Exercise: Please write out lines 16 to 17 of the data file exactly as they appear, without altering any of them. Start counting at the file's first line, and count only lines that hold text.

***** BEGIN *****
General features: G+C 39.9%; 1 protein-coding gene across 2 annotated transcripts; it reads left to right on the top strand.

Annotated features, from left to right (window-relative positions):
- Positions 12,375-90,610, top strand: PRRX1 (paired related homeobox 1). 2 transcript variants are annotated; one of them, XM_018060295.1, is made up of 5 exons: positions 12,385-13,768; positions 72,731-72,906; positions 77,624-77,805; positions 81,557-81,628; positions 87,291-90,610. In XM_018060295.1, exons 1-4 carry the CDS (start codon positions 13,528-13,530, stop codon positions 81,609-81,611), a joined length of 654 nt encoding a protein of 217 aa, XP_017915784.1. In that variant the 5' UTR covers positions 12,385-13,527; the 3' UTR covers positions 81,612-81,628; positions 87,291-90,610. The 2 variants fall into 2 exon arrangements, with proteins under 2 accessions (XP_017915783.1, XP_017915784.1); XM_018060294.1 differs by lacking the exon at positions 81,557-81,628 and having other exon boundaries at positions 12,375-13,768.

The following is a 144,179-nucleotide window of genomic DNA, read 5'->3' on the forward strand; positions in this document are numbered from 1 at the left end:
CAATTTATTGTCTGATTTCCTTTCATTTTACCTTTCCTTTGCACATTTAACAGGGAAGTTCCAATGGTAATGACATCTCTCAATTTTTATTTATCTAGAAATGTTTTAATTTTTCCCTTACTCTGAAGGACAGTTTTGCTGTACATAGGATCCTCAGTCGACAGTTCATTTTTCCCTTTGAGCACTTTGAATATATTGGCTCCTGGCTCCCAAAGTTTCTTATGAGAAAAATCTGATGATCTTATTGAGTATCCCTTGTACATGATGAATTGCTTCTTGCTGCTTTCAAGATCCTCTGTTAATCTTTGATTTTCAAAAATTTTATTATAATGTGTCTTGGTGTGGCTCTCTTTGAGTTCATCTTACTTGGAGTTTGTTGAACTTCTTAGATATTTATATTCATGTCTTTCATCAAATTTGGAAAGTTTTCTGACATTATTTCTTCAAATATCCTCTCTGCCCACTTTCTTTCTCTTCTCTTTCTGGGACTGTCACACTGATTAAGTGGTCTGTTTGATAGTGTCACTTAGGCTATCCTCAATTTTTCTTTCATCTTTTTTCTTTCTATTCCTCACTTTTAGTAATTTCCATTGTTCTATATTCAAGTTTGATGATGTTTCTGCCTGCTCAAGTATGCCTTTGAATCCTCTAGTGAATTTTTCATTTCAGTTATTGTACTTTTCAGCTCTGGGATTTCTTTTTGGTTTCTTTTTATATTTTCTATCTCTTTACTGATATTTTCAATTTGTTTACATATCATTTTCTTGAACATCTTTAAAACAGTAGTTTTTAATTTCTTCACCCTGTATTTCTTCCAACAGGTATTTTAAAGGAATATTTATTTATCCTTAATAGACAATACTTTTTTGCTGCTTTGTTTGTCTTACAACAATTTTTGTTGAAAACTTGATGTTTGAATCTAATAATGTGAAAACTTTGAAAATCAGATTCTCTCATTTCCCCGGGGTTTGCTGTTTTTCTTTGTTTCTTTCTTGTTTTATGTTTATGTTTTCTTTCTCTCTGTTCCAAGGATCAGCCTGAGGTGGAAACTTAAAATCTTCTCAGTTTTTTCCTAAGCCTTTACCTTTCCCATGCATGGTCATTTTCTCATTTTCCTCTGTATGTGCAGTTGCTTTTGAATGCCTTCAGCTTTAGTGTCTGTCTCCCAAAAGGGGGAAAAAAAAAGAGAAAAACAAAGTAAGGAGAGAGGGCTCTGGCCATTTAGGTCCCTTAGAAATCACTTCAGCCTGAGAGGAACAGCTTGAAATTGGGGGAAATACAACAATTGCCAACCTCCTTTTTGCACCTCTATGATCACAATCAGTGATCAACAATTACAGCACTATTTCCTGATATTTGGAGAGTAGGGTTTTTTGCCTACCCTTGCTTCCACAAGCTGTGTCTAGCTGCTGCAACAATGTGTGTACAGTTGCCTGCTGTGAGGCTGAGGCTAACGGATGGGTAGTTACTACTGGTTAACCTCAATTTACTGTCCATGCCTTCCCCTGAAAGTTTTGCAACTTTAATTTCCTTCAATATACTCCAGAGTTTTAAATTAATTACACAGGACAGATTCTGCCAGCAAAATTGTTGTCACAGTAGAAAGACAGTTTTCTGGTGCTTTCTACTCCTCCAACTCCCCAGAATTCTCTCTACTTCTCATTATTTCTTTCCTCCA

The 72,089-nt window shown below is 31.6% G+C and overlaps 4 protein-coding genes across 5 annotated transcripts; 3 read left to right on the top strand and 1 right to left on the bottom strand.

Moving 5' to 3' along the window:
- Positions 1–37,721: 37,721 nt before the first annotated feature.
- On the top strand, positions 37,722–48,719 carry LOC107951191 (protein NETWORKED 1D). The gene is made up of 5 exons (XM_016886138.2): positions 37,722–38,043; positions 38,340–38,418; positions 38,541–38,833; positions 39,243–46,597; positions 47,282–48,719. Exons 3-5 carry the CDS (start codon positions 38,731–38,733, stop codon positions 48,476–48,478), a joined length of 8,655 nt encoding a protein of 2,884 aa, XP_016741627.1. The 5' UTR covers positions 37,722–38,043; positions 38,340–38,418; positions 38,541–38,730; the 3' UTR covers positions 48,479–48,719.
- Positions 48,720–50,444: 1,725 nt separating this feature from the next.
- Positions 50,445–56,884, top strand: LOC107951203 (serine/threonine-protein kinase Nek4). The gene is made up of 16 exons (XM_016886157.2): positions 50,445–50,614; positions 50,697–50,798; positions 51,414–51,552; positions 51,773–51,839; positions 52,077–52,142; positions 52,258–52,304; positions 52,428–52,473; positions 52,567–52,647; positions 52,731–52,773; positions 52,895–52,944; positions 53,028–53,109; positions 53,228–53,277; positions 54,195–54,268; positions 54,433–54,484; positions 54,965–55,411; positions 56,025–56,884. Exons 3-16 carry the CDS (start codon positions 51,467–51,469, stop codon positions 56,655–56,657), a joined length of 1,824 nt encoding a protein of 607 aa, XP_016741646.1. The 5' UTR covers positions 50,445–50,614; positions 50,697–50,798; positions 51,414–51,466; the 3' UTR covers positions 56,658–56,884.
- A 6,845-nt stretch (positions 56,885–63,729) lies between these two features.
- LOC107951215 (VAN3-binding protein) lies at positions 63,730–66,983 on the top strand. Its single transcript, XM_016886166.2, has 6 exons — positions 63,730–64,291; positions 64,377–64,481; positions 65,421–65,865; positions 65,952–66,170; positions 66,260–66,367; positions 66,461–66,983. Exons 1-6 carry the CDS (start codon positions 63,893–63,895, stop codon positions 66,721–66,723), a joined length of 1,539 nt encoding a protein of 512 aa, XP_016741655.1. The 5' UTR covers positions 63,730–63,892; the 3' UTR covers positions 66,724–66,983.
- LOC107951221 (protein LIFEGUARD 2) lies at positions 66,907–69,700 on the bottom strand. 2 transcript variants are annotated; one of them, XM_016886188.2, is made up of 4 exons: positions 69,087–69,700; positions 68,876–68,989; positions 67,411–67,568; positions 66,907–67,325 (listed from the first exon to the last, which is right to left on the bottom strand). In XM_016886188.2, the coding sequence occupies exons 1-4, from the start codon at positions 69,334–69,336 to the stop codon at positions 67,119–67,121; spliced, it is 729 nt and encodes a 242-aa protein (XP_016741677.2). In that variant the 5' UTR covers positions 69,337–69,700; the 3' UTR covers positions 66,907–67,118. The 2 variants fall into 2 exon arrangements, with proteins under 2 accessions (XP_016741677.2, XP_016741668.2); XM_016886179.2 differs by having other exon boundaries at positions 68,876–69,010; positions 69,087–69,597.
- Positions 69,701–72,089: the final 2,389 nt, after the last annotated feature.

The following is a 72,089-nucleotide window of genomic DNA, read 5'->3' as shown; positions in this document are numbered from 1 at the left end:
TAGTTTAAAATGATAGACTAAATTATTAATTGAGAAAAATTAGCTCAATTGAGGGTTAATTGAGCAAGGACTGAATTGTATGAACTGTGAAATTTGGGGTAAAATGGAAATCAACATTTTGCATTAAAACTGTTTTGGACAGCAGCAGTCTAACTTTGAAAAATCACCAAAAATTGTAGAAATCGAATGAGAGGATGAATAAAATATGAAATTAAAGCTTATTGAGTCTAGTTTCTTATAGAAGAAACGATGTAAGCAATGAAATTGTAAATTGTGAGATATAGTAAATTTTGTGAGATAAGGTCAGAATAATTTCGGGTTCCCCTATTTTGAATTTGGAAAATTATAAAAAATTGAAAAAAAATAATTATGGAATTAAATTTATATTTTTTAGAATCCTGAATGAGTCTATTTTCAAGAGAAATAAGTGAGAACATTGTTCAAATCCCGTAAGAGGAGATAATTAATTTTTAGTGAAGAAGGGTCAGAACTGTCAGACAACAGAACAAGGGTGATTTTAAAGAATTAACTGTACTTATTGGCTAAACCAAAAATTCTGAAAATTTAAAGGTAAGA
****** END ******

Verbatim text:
The following is a 72,089-nucleotide window of genomic DNA, read 5'->3' as shown; positions in this document are numbered from 1 at the left end:
TAGTTTAAAATGATAGACTAAATTATTAATTGAGAAAAATTAGCTCAATTGAGGGTTAATTGAGCAAGGACTGAATTGTATGAACTGTGAAATTTGGGGTAAAATGGAAATCAACATTTTGCATTAAAACTGTTTTGGACAGCAGCAGTCTAACTTTGAAAAATCACCAAAAATTGTAGAAATCGAATGAGAGGATGAATAAAATATGAAATTAAAGCTTATTGAGTCTAGTTTCTTATAGAAGAAACGATGTAAGCAATGAAATTGTAAATTGTGAGATATAGTAAATTTTGTGAGATAAGGTCAGAATAATTTCGGGTTCCCCTATTTTGAATTTGGAAAATTATAAAAAATTGAAAAAAAATAATTATGGAATTAAATTTATATTTTTTAGAATCCTGAATGAGTCTATTTTCAAGAGAAATAAGTGAGAACATTGTTCAAATCCCGTAAGAGGAGATAATTAATTTTTAGTGAAGAAGGGTCAGAACTGTCAGACAACAGAACAAGGGTGATTTTAAAGAATTAACTGTACTTATTGGCTAAACCAAAAATTCTGAAAATTTAAAGGTAAGA